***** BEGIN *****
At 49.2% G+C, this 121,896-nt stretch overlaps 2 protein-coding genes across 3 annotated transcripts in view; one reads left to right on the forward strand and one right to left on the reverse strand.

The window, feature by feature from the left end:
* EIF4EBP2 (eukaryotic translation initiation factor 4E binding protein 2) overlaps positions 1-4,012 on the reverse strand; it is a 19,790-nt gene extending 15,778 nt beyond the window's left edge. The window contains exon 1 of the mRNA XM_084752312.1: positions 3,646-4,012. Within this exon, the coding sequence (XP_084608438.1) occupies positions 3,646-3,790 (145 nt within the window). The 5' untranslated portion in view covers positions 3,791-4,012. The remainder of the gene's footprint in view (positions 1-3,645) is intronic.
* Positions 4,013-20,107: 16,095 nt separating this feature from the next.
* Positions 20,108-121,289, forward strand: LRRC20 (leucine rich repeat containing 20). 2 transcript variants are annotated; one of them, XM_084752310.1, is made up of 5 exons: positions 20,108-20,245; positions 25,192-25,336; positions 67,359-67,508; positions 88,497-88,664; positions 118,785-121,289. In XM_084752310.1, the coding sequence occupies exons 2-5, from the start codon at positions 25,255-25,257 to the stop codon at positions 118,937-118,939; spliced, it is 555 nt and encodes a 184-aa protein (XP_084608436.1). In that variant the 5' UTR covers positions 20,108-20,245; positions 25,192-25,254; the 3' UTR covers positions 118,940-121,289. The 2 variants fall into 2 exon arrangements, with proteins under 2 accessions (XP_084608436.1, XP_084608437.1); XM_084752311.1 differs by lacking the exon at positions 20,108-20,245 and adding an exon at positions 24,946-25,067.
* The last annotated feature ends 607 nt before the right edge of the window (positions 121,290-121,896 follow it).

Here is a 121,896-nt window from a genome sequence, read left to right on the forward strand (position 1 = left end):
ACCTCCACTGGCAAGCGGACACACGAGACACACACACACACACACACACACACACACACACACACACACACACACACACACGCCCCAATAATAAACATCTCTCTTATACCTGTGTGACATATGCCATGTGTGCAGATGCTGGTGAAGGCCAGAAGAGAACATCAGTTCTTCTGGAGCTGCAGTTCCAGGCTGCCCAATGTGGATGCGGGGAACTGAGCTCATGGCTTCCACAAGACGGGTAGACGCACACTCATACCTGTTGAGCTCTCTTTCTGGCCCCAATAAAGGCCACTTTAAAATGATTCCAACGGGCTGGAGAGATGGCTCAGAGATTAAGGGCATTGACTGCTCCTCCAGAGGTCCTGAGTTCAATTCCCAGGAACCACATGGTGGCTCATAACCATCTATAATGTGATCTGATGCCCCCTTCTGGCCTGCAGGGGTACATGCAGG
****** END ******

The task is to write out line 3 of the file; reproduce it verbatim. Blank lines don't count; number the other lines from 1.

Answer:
* EIF4EBP2 (eukaryotic translation initiation factor 4E binding protein 2) overlaps positions 1-4,012 on the reverse strand; it is a 19,790-nt gene extending 15,778 nt beyond the window's left edge. The window contains exon 1 of the mRNA XM_084752312.1: positions 3,646-4,012. Within this exon, the coding sequence (XP_084608438.1) occupies positions 3,646-3,790 (145 nt within the window). The 5' untranslated portion in view covers positions 3,791-4,012. The remainder of the gene's footprint in view (positions 1-3,645) is intronic.